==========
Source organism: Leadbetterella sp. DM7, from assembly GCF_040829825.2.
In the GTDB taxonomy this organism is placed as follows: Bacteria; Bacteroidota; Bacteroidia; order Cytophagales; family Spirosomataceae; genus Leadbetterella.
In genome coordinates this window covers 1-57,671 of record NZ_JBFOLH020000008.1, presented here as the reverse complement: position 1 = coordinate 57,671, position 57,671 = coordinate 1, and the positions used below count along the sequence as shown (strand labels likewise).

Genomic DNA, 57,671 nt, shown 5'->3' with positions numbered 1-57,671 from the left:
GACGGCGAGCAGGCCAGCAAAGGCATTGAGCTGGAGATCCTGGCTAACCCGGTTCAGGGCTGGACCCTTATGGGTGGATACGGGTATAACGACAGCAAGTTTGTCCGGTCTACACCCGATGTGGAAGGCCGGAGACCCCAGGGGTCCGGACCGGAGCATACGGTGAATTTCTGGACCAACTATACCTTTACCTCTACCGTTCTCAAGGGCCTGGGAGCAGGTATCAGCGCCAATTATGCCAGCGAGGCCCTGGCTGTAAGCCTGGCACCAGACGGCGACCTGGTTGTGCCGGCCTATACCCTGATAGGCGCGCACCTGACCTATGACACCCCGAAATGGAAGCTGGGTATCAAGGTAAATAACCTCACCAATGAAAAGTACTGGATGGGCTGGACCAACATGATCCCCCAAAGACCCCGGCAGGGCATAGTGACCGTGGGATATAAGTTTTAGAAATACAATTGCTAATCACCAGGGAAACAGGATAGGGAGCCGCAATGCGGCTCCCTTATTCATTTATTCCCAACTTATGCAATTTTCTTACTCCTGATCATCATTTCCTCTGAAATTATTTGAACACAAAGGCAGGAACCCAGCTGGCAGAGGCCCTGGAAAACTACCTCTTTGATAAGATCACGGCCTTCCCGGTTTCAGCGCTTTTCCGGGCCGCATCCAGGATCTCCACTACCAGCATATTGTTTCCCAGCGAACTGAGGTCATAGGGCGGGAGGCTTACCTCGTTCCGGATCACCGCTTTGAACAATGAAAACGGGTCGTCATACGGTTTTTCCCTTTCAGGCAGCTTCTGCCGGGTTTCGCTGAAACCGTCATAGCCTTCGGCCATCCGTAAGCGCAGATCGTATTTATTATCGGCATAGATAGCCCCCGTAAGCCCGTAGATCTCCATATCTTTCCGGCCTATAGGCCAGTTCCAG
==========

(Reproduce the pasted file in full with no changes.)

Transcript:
Source organism: Leadbetterella sp. DM7, from assembly GCF_040829825.2.
In the GTDB taxonomy this organism is placed as follows: Bacteria; Bacteroidota; Bacteroidia; order Cytophagales; family Spirosomataceae; genus Leadbetterella.
In genome coordinates this window covers 1-57,671 of record NZ_JBFOLH020000008.1, presented here as the reverse complement: position 1 = coordinate 57,671, position 57,671 = coordinate 1, and the positions used below count along the sequence as shown (strand labels likewise).

Genomic DNA, 57,671 nt, shown 5'->3' with positions numbered 1-57,671 from the left:
GACGGCGAGCAGGCCAGCAAAGGCATTGAGCTGGAGATCCTGGCTAACCCGGTTCAGGGCTGGACCCTTATGGGTGGATACGGGTATAACGACAGCAAGTTTGTCCGGTCTACACCCGATGTGGAAGGCCGGAGACCCCAGGGGTCCGGACCGGAGCATACGGTGAATTTCTGGACCAACTATACCTTTACCTCTACCGTTCTCAAGGGCCTGGGAGCAGGTATCAGCGCCAATTATGCCAGCGAGGCCCTGGCTGTAAGCCTGGCACCAGACGGCGACCTGGTTGTGCCGGCCTATACCCTGATAGGCGCGCACCTGACCTATGACACCCCGAAATGGAAGCTGGGTATCAAGGTAAATAACCTCACCAATGAAAAGTACTGGATGGGCTGGACCAACATGATCCCCCAAAGACCCCGGCAGGGCATAGTGACCGTGGGATATAAGTTTTAGAAATACAATTGCTAATCACCAGGGAAACAGGATAGGGAGCCGCAATGCGGCTCCCTTATTCATTTATTCCCAACTTATGCAATTTTCTTACTCCTGATCATCATTTCCTCTGAAATTATTTGAACACAAAGGCAGGAACCCAGCTGGCAGAGGCCCTGGAAAACTACCTCTTTGATAAGATCACGGCCTTCCCGGTTTCAGCGCTTTTCCGGGCCGCATCCAGGATCTCCACTACCAGCATATTGTTTCCCAGCGAACTGAGGTCATAGGGCGGGAGGCTTACCTCGTTCCGGATCACCGCTTTGAACAATGAAAACGGGTCGTCATACGGTTTTTCCCTTTCAGGCAGCTTCTGCCGGGTTTCGCTGAAACCGTCATAGCCTTCGGCCATCCGTAAGCGCAGATCGTATTTATTATCGGCATAGATAGCCCCCGTAAGCCCGTAGATCTCCATATCTTTCCGGCCTATAGGCCAGTTCCAG